Where there's a villa there's a way

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Vi Du café in Tu Xuong Street, which is run by Japanese expat Mayu Suzuki

At a time when many old French colonial-era villas in Ho Chi Minh City are being razed, left derelict, or replaced by skyscrapers, Mayu Suzuki, a Japanese expat, runs a small business in a beautiful French villa in Tu Xuong Street, District 3.

One and a half years ago Suzuki, 46, opened Vi Du (meaning example), a small shop selling women's and children's clothes she designs herself.

Just next to it in the villa she shares with a family, she also runs a tearoom serving simple drinks and foods including French and Japanese tea, Japanese coffee, cherry blossom and chocolate cake, tropical fruit juices. For lunch, it serves only one dish: Japanese chicken curry.

Vi Du opens from 11 a.m. to 7 p.m. except on Wednesdays when it remains closed. It is on the first floor. A quaint staircase leads to it, and inside is a fusion of French and Vietnamese styles. The colonial architecture is evident in the high ceiling, windows, and doors, while the antique chairs and other furniture speak about the Vietnamese influence.

There is a feminine energy about the place. There are colorful decorations made of thread and beads she made herself, paintings of birds and butterflies, and panels of stained glass in wooden frames.

"I made the decision to move here very quickly," she says about the time when she was looking for a new venue for her shop, a tiny one in Dong Du Street that she had opened in 2001.

It took her just one month to prepare and move in. She brought all the furniture from her house.

"I bought the furniture over many years. These ceramic decorations that I brought from the first shop, I got by chance.'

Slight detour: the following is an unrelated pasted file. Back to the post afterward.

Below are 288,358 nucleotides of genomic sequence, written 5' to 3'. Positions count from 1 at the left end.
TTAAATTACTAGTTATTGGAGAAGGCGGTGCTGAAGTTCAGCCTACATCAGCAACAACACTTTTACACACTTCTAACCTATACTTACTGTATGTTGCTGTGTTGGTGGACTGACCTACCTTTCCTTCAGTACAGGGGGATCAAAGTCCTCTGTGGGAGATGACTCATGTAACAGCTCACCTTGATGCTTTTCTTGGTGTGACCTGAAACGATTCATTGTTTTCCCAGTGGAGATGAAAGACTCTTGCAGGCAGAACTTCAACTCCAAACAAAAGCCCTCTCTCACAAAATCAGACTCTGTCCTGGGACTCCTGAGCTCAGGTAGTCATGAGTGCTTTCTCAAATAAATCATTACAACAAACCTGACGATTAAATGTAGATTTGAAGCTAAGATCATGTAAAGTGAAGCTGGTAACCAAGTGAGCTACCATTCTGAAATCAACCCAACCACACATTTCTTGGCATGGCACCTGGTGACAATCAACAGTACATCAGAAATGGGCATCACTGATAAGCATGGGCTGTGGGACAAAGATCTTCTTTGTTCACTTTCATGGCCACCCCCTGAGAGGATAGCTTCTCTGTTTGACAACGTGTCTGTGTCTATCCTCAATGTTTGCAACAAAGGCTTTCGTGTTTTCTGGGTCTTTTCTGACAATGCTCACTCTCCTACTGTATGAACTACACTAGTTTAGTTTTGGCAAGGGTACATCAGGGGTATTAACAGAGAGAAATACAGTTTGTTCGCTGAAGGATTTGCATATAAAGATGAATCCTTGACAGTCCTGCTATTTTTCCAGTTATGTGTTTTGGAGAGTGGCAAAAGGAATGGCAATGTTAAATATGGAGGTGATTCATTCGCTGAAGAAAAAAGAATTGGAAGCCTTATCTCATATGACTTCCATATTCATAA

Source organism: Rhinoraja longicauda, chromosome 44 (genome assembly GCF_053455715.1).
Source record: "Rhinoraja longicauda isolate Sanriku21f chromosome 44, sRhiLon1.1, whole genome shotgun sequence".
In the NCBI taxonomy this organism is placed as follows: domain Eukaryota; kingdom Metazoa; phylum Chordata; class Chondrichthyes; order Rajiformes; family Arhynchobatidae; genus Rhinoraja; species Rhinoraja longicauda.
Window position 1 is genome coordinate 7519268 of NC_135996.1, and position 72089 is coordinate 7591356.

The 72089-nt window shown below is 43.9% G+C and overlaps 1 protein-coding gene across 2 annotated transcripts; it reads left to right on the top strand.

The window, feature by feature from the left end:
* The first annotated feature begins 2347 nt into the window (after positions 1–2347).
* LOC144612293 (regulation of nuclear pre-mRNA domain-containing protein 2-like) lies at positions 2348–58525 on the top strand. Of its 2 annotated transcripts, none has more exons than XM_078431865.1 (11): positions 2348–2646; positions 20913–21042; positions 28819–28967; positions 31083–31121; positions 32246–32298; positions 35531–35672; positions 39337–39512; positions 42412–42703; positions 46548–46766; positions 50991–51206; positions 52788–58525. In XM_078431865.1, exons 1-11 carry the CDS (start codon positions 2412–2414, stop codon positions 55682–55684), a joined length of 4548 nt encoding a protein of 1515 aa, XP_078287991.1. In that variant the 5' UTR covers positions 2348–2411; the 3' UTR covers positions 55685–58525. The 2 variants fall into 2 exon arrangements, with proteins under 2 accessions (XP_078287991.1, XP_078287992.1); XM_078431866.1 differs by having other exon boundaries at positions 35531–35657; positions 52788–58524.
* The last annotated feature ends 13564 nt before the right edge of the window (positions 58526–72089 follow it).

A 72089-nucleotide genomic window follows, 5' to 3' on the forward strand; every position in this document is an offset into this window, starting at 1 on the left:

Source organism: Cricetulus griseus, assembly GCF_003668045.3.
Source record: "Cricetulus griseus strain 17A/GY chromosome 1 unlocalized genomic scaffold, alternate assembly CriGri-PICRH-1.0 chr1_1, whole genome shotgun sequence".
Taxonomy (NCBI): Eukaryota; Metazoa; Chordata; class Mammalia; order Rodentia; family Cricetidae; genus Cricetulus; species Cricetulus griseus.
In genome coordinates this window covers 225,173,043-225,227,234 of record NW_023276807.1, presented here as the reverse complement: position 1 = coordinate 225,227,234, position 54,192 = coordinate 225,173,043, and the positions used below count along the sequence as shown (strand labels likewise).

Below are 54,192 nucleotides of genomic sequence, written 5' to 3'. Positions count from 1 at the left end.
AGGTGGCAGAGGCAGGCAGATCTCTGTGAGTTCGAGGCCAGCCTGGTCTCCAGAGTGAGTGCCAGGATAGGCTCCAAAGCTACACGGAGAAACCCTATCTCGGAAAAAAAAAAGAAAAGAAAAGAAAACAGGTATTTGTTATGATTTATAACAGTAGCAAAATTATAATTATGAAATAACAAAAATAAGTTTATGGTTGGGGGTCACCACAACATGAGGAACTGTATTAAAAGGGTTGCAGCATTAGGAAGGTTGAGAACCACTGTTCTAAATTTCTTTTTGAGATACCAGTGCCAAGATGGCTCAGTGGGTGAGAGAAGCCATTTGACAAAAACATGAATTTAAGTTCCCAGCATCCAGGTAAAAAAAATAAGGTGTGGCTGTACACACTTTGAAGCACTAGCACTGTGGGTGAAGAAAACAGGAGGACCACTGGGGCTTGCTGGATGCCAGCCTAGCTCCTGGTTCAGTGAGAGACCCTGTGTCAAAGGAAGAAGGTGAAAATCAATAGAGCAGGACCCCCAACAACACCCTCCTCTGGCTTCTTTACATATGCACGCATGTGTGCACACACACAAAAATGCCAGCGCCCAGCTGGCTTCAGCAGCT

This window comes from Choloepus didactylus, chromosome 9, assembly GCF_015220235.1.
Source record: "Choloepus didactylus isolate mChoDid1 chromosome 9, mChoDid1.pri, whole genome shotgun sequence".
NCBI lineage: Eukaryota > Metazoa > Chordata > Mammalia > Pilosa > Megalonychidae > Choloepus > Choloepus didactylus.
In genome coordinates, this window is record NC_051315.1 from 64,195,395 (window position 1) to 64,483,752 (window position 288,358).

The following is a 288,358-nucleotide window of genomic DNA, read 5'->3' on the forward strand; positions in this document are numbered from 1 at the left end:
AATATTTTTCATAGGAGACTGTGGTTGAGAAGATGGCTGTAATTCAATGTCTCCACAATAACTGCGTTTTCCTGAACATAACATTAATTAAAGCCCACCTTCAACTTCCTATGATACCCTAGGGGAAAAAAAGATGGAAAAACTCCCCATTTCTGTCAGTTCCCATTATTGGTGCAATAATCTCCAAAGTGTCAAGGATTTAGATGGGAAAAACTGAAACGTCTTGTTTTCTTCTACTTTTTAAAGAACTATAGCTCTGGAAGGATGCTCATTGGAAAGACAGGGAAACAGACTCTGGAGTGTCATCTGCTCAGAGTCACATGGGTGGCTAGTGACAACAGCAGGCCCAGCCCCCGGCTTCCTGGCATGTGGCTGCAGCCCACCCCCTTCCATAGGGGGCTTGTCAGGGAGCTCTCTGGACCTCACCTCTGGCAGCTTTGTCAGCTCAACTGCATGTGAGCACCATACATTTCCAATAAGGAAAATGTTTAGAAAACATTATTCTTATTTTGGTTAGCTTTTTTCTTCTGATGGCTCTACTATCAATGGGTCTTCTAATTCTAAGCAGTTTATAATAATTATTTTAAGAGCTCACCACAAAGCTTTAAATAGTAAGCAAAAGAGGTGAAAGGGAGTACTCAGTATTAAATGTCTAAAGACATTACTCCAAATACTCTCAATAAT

One day she was going by taxi when she saw someone carry old-style ceramic on a wheelbarrow. She jumped out and asked if she could buy them.

"Even if I don't decorate the villa, it is beautiful. I hope Vietnamese change their minds and keep nice old things."

At Vi Du it is a one-woman show: She designs clothes, works with local tailors to stitch them, and sells them at the shop; she helps cook in the café and serves customers herself.

 "I can't make high fashion. I make handicrafts." She says she keeps some of the designs for years.

I ask her if she earns enough to afford to live in Ho Chi Minh City. She says: "After the villa rental and salary for staff, there is not much much left. But I am happy."

She is married to a Japanese man she met in HCMC.

Arriving in Vietnam

Suzuki first came to the country as a tourist in 1996 and again in 1997. She then quit her job in Japan to come and settle in HCMC.

She had travelled often to Paris and fell in love with HCMC's fusion of French and Vietnamese cultures with colonial buildings and food such as pate.

"I was surprised [to see the French buildings] and wanted to know more about this culture."

She worked as a waiter at a Japanese restaurant for a while before moving to an import-export company.

She married in 2001 and opened her own business in 2006.

"Many married Japanese women don't work after they marry though they live in HCMC for three or four years.

"I found the villa and fell in love with [it].

"I don't have an answer for why I have lived in Vietnam for a long time."

But she might head back home if for some reason she can no longer have the villa.

Asked what is the biggest challenge in running Vi Du, she says: "I like making cloth and cakes, and here I do that. So there is no difficulty.

"Now I enjoy life in Vietnam. Earlier I was bored."

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